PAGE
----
Biden’s First-Time Home Buyer Program: 5 Things You Should Know

This post on the first-time home buyer program was originally published by Tim Thomas, we have permission to republish it here. It’s a useful post on the first-time home buyer program introduced by Biden.

With the upward trend of housing market sales continuing and housing prices nationwide looking like a bubble, first-time home buyers find it challenging to fulfill their goal of buying into the housing market.

On 28 April 2021, U.S. legislators introduced the First-Time Homebuyer Act of 2021. The bill amends the IRS tax code to provide up to $15,000 in refundable federal tax credits for first-time homebuyers.

The First-Time Homebuyer Act of 2021 intends to facilitate homeownership for low- and middle-income Americans. Currently, this bill has yet to become a law.

The First Time Homebuyer Act, if approved, would create a federal tax credit of up to $15,000, equal to 10% of the amount first-time buyers paid for their primary residence.

The tax credit is refundable, implying that if it reduces a buyer’s federal income tax liability to zero, the buyer may receive a refund for any unused portion of the credit.

What is the $15,000 First-Time Homebuyer Tax Credit?

The First-Time Homebuyer Tax Credit is part of the First-Time Homebuyer Act of 2021 and provides first-time homebuyers who meet specific criteria with a $15,000 tax credit.

The bill introduces wealth-building prospects for marginalized communities.

It fulfills one of President Biden’s key campaign pledges – to make homeownership more accessible to the millions of renters who aim it for themselves and their family members. For homebuyers to avail of this credit, the criteria required are:

  • Should be a first-time home buyer.
  • Should adhere to the income limitations for that specified area.
  • Should buy a house to use as a primary residence, and not as an investment or a second home.
  • Should be 18 years+ or married to a person who is 18 years of age.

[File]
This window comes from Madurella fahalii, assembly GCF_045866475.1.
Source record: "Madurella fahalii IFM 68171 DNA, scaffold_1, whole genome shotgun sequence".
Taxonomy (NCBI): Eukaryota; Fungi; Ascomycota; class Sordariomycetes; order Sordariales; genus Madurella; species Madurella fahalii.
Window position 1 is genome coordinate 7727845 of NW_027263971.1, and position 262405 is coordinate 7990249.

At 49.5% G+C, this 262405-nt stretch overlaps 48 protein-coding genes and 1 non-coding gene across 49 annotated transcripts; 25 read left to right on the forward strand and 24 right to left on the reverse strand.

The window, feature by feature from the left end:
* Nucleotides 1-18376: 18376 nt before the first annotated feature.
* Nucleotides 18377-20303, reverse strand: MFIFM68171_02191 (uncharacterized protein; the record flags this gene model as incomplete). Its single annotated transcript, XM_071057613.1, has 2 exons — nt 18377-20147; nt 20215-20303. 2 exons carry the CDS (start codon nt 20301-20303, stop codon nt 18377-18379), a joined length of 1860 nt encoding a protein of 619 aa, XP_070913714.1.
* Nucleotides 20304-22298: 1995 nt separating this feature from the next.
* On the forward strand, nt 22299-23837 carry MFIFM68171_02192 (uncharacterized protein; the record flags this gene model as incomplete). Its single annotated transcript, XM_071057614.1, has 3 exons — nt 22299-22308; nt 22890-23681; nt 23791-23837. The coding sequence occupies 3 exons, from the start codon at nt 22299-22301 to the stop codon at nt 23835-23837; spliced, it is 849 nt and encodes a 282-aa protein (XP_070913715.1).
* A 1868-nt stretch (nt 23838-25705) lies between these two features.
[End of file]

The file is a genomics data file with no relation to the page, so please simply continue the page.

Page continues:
• Should purchase the house from a non-relative.

Five Things You Should Know About the First-Time Home Buyer Tax Credit

As of 22 June 2022, the First-Time Homebuyer Tax Credit is still a bill, not a law.

Let’s understand what the $15,000 First-Time Homebuyer Tax Credit might be able to do if it passes into law, what qualifications are needed, and how it differs from other comparable programs.

The Tax Credit bill is still in the works and has not yet become law.

1) The First-Time Home Buyer Act: How Does It Work?

The $15,000 First-Time Homebuyer Tax Credit of 2021 is not a grant in cash nor a returnable loan.

The tax credit is equal to 10% of the cost of the home and does not exceed $15,000 in 2021 inflation-adjusted dollars. If we assume a 2% inflation rate, the maximum first-time home buyer tax credit will increase as follows:

  • 2021: Maximum tax credit – $15,000
  • 2022: Maximum tax credit – $15,300
  • 2023: Maximum tax credit – $15,606
  • 2024: Maximum tax credit – $15,918
  • 2025: Maximum tax credit – $16,236

Any credit received by the homebuyer is adjusted against the federal tax bill or refunded.

Married couples who file their taxes separately can claim half of the available credit, while non-married buyers may claim their proportionate share of the credit. 

2) When is the $15,000 Tax Credit Available?

If enacted, the only requirement for eligible first-time homebuyers would be to file a tax form. After that, they would automatically receive their tax credit. For homeowners whose tax obligation is less than $15,000, an extra amount is paid via direct transfer.